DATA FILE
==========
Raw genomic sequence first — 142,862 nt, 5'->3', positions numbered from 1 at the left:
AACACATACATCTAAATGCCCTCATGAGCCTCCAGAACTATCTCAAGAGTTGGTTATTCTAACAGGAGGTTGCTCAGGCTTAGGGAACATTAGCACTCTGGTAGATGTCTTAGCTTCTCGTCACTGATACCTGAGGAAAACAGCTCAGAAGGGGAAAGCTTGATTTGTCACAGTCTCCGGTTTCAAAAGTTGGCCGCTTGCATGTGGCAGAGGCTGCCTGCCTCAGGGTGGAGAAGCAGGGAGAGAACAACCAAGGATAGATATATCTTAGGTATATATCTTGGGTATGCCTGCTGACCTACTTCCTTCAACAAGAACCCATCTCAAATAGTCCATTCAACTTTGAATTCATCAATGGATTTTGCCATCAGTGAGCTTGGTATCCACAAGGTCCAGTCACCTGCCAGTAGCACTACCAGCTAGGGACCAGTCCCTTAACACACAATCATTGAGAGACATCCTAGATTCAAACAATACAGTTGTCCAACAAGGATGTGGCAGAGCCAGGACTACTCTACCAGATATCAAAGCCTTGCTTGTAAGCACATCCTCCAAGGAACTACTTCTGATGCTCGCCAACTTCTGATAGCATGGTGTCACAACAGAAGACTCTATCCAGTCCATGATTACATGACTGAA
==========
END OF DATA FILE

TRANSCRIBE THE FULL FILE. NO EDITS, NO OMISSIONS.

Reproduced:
Raw genomic sequence first — 142,862 nt, 5'->3', positions numbered from 1 at the left:
AACACATACATCTAAATGCCCTCATGAGCCTCCAGAACTATCTCAAGAGTTGGTTATTCTAACAGGAGGTTGCTCAGGCTTAGGGAACATTAGCACTCTGGTAGATGTCTTAGCTTCTCGTCACTGATACCTGAGGAAAACAGCTCAGAAGGGGAAAGCTTGATTTGTCACAGTCTCCGGTTTCAAAAGTTGGCCGCTTGCATGTGGCAGAGGCTGCCTGCCTCAGGGTGGAGAAGCAGGGAGAGAACAACCAAGGATAGATATATCTTAGGTATATATCTTGGGTATGCCTGCTGACCTACTTCCTTCAACAAGAACCCATCTCAAATAGTCCATTCAACTTTGAATTCATCAATGGATTTTGCCATCAGTGAGCTTGGTATCCACAAGGTCCAGTCACCTGCCAGTAGCACTACCAGCTAGGGACCAGTCCCTTAACACACAATCATTGAGAGACATCCTAGATTCAAACAATACAGTTGTCCAACAAGGATGTGGCAGAGCCAGGACTACTCTACCAGATATCAAAGCCTTGCTTGTAAGCACATCCTCCAAGGAACTACTTCTGATGCTCGCCAACTTCTGATAGCATGGTGTCACAACAGAAGACTCTATCCAGTCCATGATTACATGACTGAA